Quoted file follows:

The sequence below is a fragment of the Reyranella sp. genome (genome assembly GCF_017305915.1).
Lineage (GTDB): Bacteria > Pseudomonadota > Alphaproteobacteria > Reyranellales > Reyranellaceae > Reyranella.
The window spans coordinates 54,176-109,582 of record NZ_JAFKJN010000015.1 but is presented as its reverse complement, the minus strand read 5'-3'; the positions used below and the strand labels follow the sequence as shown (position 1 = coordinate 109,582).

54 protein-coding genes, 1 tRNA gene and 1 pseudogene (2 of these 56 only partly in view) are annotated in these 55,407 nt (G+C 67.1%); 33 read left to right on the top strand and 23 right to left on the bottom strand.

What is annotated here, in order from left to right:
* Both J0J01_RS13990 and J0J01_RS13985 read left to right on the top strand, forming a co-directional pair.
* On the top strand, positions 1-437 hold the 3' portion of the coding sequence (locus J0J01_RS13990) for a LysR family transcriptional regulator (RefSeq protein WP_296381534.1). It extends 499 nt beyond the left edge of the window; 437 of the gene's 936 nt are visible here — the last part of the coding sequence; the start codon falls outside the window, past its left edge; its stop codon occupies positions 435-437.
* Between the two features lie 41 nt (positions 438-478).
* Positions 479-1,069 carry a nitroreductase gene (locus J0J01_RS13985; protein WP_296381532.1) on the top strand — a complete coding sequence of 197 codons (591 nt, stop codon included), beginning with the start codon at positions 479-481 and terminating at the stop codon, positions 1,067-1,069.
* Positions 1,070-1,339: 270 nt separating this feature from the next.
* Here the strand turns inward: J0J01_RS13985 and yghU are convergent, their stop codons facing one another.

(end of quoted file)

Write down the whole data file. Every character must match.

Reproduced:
The sequence below is a fragment of the Reyranella sp. genome (genome assembly GCF_017305915.1).
Lineage (GTDB): Bacteria > Pseudomonadota > Alphaproteobacteria > Reyranellales > Reyranellaceae > Reyranella.
The window spans coordinates 54,176-109,582 of record NZ_JAFKJN010000015.1 but is presented as its reverse complement, the minus strand read 5'-3'; the positions used below and the strand labels follow the sequence as shown (position 1 = coordinate 109,582).

54 protein-coding genes, 1 tRNA gene and 1 pseudogene (2 of these 56 only partly in view) are annotated in these 55,407 nt (G+C 67.1%); 33 read left to right on the top strand and 23 right to left on the bottom strand.

What is annotated here, in order from left to right:
* Both J0J01_RS13990 and J0J01_RS13985 read left to right on the top strand, forming a co-directional pair.
* On the top strand, positions 1-437 hold the 3' portion of the coding sequence (locus J0J01_RS13990) for a LysR family transcriptional regulator (RefSeq protein WP_296381534.1). It extends 499 nt beyond the left edge of the window; 437 of the gene's 936 nt are visible here — the last part of the coding sequence; the start codon falls outside the window, past its left edge; its stop codon occupies positions 435-437.
* Between the two features lie 41 nt (positions 438-478).
* Positions 479-1,069 carry a nitroreductase gene (locus J0J01_RS13985; protein WP_296381532.1) on the top strand — a complete coding sequence of 197 codons (591 nt, stop codon included), beginning with the start codon at positions 479-481 and terminating at the stop codon, positions 1,067-1,069.
* Positions 1,070-1,339: 270 nt separating this feature from the next.
* Here the strand turns inward: J0J01_RS13985 and yghU are convergent, their stop codons facing one another.